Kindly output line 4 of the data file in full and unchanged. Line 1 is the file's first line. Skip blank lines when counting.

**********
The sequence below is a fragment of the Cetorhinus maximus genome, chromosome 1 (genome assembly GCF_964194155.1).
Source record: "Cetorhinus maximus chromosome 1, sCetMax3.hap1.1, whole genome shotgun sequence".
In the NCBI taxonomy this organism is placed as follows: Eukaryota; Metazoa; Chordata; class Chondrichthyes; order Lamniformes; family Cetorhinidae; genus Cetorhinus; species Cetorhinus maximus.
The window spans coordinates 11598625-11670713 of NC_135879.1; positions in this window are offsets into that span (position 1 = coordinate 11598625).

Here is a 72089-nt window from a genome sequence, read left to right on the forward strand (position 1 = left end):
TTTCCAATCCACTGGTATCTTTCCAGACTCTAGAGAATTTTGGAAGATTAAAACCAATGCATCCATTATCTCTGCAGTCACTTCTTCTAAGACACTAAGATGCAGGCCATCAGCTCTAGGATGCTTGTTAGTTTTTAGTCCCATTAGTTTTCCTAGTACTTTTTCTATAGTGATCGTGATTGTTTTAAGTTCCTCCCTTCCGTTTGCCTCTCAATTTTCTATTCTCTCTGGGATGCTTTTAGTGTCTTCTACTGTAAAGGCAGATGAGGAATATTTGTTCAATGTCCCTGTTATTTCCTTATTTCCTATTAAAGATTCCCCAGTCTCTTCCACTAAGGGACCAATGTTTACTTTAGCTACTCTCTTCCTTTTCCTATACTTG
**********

The window spans coordinates 11598625-11670713 of NC_135879.1; positions in this window are offsets into that span (position 1 = coordinate 11598625).